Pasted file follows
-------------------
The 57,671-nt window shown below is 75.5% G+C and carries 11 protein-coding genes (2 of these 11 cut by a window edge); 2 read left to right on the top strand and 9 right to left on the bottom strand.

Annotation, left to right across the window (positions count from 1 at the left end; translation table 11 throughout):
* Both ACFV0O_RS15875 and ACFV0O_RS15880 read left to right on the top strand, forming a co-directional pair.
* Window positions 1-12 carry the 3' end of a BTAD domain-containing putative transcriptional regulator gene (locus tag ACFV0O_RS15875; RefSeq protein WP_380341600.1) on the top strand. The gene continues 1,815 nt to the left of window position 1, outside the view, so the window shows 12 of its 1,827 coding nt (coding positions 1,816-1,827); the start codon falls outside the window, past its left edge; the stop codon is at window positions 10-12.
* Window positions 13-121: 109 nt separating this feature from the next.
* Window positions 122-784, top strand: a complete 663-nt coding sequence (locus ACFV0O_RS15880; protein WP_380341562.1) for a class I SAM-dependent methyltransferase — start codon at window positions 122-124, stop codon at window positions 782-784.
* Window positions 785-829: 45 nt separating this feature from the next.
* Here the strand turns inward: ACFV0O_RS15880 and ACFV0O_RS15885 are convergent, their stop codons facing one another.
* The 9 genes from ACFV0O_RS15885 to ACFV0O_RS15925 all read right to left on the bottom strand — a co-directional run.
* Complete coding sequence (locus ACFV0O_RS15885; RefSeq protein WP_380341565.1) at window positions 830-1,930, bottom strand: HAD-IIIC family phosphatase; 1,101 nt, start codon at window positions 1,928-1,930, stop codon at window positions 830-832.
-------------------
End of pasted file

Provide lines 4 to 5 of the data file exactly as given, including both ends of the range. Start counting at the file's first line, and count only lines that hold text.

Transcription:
* Window positions 1-12 carry the 3' end of a BTAD domain-containing putative transcriptional regulator gene (locus tag ACFV0O_RS15875; RefSeq protein WP_380341600.1) on the top strand. The gene continues 1,815 nt to the left of window position 1, outside the view, so the window shows 12 of its 1,827 coding nt (coding positions 1,816-1,827); the start codon falls outside the window, past its left edge; the stop codon is at window positions 10-12.
* Window positions 13-121: 109 nt separating this feature from the next.